Pumpkins come in all shapes and sizes and can have many thin grooves, a few bold ones, or anywhere in between. Using the Norfolk Island pine branches as a guide, I decided to make eight deep grooves; good thing I left plenty of wall thickness to work with.
Using my Harvey Fein-inspired router setup with a small-radius grooving bit, I routed the grooves into the pumpkin. This step could be done by power-carving or even handcarving, but I find the router makes quick work of this process.
After routing the grooves, I rounded their edges over using a series of rasps, then refined them with files and sandpaper. I have found that for carving on curved surfaces, especially in endgrain wood, Kutzall rasps are great tools. They aren’t as sensitive to grain direction as traditional rasps, and they cut on both the push and pull strokes, making this process quick and easy.
Make a Stem
The stem does not have to be from the same wood as the pumpkin, but I decided to use the remaining piece cut off from the Norfolk Island pine log. When I started making the stem, I hadn’t yet decided how I wanted to color it, but having grain that matched the pumpkin offered some nice options.
To make the stem, you could simply start with a scrap of wood and begin carving, but since I had a pretty big chunk of wood, I decided to use the lathe to remove the bulk of the material, accounting for a curve in the stem. Using the lathe also allowed me to form two tenons—one for mounting the stem in a chuck and one for fitting the stem into the recess at the top of the pumpkin. It is important to measure the tenon that will fit into the pumpkin accurately, as it will be difficult to re-turn it once the stem is carved. Ultimately, you may have to fine-tune the recess in the pumpkin to fit the stem.
After turning the stem, I still had a lot of wood to cut away, but you can see from the lines I drew that the turned curve established the basic shape of the stem. At the bandsaw, I cut away more of the wood in preparation for carving.
With the stem remounted in the chuck, I held the chuck in my Trent Bosch carving stand. With the work held securely, I was able to shape the pumpkin stem using first an angle grinder and then a Proxxon long-neck grinder with sanding flaps. The Proxxon tool is excellent for finessing the final shape and leaving a decent surface.
With the basic stem shape formed, you can begin carving the grooves in the stem. I like the grooves to have a twist to them, so I started by drawing their locations freehand. I then used a rotary tool to cut grooves along the lines I had drawn. Finally, I eased the edges of the grooves using a round carving bit, then completed the grooves with rasps, files, and sandpaper. Since actual pumpkin stems are pretty rough, I did not feel the need to make mine too smooth. Often the surface off the rasp or file is just about right.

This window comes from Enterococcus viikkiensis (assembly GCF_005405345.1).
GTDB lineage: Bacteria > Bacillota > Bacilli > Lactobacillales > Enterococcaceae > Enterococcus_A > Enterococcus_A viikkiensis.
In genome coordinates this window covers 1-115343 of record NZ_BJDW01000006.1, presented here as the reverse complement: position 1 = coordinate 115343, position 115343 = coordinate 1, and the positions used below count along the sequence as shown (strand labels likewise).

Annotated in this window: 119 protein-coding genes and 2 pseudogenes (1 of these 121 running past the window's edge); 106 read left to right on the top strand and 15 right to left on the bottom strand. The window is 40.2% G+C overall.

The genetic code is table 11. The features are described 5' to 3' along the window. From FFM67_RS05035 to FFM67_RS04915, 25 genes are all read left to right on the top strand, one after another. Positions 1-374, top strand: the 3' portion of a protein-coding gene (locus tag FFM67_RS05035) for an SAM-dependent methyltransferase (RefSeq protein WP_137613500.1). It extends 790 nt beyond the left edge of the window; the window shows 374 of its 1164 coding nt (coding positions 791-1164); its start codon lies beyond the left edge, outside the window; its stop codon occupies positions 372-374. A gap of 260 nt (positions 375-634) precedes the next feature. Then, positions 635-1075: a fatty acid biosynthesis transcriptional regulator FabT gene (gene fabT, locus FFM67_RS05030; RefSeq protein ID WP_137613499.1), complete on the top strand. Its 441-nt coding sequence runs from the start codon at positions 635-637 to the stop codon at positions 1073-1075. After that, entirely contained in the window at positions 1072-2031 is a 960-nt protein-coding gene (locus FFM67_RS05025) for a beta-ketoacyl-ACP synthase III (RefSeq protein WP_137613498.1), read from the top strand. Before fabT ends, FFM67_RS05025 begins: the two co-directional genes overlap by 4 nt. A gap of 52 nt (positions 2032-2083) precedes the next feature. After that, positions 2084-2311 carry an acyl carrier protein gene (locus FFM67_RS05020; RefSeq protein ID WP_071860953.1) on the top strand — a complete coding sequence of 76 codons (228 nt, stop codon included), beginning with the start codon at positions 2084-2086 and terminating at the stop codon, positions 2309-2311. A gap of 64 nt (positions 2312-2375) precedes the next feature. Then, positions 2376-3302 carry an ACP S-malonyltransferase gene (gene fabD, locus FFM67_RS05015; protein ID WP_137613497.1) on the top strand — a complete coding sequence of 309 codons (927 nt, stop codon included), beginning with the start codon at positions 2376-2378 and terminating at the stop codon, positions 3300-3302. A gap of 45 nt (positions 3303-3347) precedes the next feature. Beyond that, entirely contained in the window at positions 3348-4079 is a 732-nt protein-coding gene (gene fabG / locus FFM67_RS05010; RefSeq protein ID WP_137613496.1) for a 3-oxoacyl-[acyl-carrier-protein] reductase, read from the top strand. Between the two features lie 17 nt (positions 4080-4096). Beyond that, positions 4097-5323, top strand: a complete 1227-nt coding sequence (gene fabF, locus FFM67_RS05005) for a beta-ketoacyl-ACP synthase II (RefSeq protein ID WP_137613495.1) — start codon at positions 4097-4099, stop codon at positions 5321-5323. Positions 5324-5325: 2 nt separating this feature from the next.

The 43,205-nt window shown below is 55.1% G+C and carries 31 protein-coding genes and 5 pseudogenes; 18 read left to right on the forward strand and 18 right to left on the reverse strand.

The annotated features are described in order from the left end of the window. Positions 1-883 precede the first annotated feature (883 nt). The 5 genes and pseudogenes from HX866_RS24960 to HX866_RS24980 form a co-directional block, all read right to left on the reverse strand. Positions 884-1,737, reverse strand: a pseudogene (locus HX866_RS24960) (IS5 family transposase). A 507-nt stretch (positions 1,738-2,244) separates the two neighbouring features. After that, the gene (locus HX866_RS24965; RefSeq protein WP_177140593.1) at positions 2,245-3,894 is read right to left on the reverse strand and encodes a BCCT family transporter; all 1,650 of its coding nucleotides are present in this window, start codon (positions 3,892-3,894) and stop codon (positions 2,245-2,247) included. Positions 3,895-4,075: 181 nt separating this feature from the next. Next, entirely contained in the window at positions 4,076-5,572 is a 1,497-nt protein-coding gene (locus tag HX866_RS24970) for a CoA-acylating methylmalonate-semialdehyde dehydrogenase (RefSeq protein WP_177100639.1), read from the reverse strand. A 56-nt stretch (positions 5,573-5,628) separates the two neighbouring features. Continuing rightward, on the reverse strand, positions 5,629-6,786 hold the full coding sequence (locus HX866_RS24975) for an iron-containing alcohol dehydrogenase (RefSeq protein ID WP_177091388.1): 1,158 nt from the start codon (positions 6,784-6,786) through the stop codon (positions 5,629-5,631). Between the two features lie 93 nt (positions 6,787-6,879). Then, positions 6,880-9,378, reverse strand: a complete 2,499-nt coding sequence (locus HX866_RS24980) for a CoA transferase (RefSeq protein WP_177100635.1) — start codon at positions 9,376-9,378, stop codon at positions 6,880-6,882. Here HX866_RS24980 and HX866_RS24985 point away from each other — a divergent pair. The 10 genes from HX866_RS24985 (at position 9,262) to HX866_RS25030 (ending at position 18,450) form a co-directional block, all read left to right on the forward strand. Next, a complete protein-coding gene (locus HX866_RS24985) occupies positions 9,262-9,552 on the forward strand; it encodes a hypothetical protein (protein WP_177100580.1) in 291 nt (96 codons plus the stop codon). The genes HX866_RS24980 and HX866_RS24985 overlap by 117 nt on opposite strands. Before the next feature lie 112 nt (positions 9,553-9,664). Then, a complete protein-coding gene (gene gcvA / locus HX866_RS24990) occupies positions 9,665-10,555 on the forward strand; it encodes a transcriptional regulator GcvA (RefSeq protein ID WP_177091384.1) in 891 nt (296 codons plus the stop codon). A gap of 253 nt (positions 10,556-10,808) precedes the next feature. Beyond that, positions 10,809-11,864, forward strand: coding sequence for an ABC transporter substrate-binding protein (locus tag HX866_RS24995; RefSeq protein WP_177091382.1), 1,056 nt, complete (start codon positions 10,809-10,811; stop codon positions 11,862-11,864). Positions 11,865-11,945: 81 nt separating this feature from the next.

Use a parting tool to separate the stem from the chuck, or simply cut it off using a hand saw (with the lathe off).
Remove Chucking Tenon
Once the stem is separated from the chuck, check its fit in the recess in the top of the pumpkin. It may be necessary to remount the pumpkin on the lathe to refine the width of the recess.
When you have achieved a good fit of the stem to the pumpkin, it is time to remove the chucking tenon from the pumpkin. Since there is no easy way to reverse-mount the pumpkin in a chuck, I create a custom jam chuck in the form of a long dowel that reaches into the bottom of the pumpkin.
Turn a dowel small enough to fit through the pumpkin’s opening, then form a slight recess in its end. The recess ensures the pumpkin is pressed against a wider base and not a small point. Applying pressure from the tailstock to hold the pumpkin on the jam chuck, turn away the chucking tenon.
Color at Will
The final decision is whether to color the pumpkin and/or stem or leave them natural. In this case, I wanted to see the grain of the wood but give the stem some contrast, so I bleached the stem with two-part wood bleach.
Just about anything goes when it comes to coloring—don’t be afraid to use bold and crazy colors on your pumpkin and stem. Above all, have fun.
John Beaver lives in Pacific Palisades, California, where his proximity to the ocean inspires his signature Wave Bowl turnings. You can see more of his work at johnbeaver.net.